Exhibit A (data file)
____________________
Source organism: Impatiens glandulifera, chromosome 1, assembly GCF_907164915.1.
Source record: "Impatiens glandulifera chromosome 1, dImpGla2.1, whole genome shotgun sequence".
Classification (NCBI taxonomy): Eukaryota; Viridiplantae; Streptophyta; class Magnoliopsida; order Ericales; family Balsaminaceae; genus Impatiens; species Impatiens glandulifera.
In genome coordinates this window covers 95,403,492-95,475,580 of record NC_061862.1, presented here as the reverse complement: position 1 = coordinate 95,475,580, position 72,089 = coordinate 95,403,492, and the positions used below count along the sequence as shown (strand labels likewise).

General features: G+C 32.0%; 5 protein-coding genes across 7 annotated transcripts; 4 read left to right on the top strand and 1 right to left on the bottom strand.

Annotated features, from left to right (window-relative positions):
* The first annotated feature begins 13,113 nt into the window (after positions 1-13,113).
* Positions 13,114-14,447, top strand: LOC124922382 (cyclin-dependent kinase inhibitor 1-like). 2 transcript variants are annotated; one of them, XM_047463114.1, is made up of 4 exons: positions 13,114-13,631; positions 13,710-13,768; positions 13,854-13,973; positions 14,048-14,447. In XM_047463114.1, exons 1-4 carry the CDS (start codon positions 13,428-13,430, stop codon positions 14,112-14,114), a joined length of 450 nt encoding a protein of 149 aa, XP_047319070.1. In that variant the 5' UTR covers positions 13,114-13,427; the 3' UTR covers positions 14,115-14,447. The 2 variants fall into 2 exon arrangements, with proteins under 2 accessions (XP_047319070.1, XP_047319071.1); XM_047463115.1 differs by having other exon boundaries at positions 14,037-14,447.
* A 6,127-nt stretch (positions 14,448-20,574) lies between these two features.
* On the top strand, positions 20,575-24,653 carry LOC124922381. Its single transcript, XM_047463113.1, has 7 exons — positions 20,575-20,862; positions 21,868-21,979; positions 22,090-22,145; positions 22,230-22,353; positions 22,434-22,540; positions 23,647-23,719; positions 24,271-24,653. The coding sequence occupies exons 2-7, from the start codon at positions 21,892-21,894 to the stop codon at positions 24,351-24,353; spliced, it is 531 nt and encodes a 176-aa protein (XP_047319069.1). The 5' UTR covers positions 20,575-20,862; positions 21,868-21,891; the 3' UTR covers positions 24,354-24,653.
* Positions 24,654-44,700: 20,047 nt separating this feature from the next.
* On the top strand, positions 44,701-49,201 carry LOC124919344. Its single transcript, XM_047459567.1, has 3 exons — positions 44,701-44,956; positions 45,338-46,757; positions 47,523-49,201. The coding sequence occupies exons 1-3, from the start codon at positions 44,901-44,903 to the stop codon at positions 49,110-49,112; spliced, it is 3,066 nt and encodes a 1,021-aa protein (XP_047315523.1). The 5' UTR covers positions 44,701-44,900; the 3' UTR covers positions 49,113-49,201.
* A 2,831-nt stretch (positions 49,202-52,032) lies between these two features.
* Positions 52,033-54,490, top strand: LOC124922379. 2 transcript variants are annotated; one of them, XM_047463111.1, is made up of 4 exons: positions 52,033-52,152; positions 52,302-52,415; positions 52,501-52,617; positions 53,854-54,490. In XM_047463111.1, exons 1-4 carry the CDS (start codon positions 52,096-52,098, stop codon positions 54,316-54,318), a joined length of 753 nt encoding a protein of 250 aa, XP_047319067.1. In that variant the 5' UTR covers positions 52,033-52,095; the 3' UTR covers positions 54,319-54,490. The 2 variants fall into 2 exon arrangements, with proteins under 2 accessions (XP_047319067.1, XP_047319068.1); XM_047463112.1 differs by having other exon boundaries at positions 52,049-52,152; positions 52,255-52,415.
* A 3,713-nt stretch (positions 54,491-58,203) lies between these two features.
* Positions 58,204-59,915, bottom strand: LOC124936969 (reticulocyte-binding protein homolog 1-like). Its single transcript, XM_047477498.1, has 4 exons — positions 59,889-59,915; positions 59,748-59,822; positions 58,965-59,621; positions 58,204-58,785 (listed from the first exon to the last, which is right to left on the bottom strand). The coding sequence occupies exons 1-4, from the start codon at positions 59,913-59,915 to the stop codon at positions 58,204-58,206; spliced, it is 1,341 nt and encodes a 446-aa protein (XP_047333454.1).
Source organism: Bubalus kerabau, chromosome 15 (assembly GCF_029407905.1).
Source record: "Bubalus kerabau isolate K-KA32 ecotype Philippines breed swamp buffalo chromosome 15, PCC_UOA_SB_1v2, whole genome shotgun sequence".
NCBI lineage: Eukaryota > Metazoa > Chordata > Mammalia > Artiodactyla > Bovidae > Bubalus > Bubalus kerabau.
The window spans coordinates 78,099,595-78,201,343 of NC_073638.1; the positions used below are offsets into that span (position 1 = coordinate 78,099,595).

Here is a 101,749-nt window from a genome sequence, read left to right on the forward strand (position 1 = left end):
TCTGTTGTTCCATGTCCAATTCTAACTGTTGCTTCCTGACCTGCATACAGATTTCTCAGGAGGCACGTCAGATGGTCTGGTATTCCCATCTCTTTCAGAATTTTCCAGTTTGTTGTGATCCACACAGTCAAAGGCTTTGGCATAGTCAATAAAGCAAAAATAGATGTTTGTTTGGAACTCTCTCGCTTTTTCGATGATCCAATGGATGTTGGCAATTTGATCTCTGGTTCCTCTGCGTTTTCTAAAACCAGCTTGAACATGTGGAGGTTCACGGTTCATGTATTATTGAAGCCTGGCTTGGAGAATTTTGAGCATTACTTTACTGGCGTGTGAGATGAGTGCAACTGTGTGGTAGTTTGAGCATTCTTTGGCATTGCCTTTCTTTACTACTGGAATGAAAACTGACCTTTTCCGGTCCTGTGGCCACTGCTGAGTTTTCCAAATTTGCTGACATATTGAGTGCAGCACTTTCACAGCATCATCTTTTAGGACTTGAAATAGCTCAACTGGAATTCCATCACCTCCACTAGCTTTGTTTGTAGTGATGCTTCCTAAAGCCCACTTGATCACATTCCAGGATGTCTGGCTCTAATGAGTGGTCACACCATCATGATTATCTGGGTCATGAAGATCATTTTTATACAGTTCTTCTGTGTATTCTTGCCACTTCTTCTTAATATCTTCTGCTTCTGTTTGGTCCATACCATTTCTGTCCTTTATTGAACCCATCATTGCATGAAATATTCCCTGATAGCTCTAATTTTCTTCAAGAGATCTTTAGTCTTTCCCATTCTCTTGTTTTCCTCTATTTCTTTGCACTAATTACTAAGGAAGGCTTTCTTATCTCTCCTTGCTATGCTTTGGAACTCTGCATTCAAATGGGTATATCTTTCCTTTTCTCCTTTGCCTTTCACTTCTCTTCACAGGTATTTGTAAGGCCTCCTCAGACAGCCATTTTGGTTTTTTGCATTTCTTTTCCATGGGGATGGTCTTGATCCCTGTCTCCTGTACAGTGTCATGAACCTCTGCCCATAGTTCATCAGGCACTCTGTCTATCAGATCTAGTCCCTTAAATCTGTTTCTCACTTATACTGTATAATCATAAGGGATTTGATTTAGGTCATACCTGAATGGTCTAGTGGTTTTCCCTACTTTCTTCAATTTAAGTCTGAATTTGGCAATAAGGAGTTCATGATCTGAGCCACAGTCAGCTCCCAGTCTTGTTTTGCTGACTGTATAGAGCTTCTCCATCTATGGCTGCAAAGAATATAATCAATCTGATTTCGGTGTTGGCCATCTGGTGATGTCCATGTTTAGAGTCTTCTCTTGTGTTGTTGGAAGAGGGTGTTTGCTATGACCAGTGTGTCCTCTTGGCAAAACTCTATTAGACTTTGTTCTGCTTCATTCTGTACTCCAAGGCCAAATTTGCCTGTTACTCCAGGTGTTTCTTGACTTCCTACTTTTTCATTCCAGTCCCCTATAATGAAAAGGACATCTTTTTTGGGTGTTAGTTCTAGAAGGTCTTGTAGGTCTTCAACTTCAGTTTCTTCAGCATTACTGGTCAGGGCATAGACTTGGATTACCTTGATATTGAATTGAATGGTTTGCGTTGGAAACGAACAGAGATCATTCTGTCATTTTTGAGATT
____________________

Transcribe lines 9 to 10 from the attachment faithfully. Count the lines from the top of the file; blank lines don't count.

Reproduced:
* A 6,127-nt stretch (positions 14,448-20,574) lies between these two features.
* On the top strand, positions 20,575-24,653 carry LOC124922381. Its single transcript, XM_047463113.1, has 7 exons — positions 20,575-20,862; positions 21,868-21,979; positions 22,090-22,145; positions 22,230-22,353; positions 22,434-22,540; positions 23,647-23,719; positions 24,271-24,653. The coding sequence occupies exons 2-7, from the start codon at positions 21,892-21,894 to the stop codon at positions 24,351-24,353; spliced, it is 531 nt and encodes a 176-aa protein (XP_047319069.1). The 5' UTR covers positions 20,575-20,862; positions 21,868-21,891; the 3' UTR covers positions 24,354-24,653.